Once in the Old Testament we find the thought of "fulness of joy;" an expression of immense scope. It is uttered by the "Holy One" in view of an absolutely adverse scene - the ungodly in this world, and beyond it death and the grave. "Thou wilt show me the path of life: in Thy presence is fulness of joy; at Thy right hand there are pleasures for evermore." (Psalm 16:11.) It is the progress into the heavenly sanctuary; there is the path into His presence, and the place of His presence. He treads it as having passed through death, and out of it, therefore He is become our life, and in His presence we have fulness of joy, though not yet in the place where the pleasures are. In the gospel of John, where Christ is presented as rejected from the outset, and outside all dispensations, the same thought dwells repeatedly upon His lips in view of his departure from this earthly scene. But how wonderful the grace! He speaks it not as concerning Himself, but His poor sorrowing disciples in their sojourn apart from Him down here. Do our hearts sufficiently apprehend the vast importance of the present moment in connection with the glory of Christ? He can have no higher glory, no more exalted place than now, while He is hidden within the heavens, seated upon the Father's throne. But who sees Him there? None but the Father's eye. The only public testimony to His highest glory as Man is the saints on earth, as He says, "I am glorified in them;" and again, "Herein is My Father glorified, that ye bear much fruit." Even if the angels would learn the glories of redemption, it must be by the gospel preached by man; and it is through the assembly now that the heavenly principalities and authorities know the all-various wisdom of God. It is no accident or incident this passing time, though there is the wilderness meanwhile; but it is the highest glory of the exalted Man (for as Man never will He be so high again. His Father's throne is higher than His own) made known in the power of the Holy Ghost in weakest vessels, and in a scene still governed morally by the power of evil.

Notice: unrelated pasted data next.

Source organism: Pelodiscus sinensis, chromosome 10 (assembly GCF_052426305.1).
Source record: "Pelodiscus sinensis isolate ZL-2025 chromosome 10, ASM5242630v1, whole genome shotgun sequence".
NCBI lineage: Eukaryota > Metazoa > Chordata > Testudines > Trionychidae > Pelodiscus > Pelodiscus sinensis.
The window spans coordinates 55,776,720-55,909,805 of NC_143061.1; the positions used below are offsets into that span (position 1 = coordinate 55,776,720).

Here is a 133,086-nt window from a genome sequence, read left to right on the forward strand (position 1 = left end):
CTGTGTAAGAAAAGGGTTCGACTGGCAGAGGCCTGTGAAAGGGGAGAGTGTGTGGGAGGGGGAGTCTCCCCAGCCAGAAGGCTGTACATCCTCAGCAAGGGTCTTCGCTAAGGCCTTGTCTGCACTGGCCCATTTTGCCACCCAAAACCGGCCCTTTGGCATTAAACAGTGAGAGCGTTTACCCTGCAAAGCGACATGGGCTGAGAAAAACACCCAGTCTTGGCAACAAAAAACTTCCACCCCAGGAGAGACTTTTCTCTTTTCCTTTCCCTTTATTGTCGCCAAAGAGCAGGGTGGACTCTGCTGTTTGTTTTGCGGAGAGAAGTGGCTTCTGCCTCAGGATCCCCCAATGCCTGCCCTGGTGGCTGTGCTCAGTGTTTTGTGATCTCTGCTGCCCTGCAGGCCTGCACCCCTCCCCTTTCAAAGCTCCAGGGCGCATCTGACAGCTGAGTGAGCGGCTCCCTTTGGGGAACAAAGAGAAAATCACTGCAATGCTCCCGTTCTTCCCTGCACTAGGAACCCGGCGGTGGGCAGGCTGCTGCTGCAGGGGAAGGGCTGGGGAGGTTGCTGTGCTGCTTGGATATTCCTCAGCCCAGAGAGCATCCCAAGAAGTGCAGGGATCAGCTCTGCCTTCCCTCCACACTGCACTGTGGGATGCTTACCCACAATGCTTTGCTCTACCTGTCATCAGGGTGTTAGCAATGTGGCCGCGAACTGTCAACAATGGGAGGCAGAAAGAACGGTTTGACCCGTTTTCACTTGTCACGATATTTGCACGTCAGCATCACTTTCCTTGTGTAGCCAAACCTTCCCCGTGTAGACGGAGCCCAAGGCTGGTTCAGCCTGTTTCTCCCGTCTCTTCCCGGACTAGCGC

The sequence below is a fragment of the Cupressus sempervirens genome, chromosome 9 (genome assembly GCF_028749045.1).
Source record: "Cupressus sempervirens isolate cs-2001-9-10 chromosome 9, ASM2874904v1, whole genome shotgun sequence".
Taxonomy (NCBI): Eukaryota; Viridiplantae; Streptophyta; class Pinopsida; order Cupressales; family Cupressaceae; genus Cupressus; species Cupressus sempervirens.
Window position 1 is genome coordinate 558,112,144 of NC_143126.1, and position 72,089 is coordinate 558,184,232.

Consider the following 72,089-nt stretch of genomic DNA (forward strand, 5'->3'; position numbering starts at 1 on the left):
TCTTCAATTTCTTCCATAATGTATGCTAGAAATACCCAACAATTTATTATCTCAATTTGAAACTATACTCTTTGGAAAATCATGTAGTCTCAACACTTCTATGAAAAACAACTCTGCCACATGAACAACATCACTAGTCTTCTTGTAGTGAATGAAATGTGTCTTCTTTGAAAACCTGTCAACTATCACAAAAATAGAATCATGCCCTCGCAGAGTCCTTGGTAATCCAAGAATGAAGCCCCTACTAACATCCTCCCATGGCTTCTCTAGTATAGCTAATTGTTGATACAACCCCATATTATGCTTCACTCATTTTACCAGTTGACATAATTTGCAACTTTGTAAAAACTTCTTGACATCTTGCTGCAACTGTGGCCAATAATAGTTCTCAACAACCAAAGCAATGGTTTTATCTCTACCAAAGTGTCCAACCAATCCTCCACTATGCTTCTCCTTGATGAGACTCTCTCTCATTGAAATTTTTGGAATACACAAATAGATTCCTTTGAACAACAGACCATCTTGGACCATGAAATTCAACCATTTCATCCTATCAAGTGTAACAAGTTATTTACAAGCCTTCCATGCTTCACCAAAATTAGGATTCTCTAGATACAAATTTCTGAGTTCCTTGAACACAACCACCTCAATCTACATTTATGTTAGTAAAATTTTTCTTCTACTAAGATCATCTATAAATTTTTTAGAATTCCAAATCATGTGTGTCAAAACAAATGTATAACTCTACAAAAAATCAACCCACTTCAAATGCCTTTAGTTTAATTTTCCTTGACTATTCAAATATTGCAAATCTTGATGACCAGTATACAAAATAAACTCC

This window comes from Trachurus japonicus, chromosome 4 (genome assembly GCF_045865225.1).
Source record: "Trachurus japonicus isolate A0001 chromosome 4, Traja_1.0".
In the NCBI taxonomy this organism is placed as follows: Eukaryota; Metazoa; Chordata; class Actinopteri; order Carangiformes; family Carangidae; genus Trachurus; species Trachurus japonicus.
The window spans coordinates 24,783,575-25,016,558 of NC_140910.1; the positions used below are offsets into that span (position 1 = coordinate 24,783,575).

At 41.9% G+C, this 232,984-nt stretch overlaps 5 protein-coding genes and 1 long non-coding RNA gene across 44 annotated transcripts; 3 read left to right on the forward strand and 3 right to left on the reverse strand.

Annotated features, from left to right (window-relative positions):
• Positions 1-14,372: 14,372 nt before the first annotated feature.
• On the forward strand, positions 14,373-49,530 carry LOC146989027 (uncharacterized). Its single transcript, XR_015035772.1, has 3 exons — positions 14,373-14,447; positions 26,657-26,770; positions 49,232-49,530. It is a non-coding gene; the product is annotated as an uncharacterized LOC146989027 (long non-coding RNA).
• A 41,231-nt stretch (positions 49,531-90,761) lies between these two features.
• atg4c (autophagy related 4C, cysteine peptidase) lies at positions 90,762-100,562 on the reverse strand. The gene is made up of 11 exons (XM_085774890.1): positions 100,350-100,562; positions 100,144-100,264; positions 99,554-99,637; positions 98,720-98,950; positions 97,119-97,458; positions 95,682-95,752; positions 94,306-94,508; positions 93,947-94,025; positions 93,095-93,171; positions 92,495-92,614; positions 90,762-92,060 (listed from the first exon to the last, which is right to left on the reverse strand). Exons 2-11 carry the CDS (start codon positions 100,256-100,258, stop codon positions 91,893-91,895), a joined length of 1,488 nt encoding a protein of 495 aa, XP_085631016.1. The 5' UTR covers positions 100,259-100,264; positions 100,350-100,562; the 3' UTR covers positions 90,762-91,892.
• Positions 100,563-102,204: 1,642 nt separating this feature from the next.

For Him to have this place as Man, and us associated with Him, witnesses of His glory, redemption must needs be wrought, and the righteousness of God revealed in sovereign grace. He is - the Man at God's right hand - the magnificent and glorious display of what God is in righteousness - the glory received straightway, the due reward in answer to the agonies of the tree. And we are become God's righteousness in Him; for He was made sin for us, and we receive it on the principle of faith. Thus are we fully associated with Him in His present glory - a glory that no subsequent display can ever equal; and He would have us here meanwhile share His joy, the joy which corresponds with such supremacy. Once in His earthly pathway Jesus rejoiced in spirit. (Luke 10:21.) It was at the thought of the Father's grace giving a heavenly portion, and divine relationships to the babes. This is the higher glory of the kingdom. The joy of the disciples went no further than power on the earth over all the power of the enemy. (vv. 17-19.) His service and sojourn here ended, it had been His joy to abide in His Father's love, walking in a path of absolute surrender and obedience to His will. This joy He desires should be in us to fill and characterize our joy. (John 15:11.) His command is to express His own nature as He Himself had done; for this purpose He chooses us out of the world, and identifies us with Himself. (vv. 12-20.)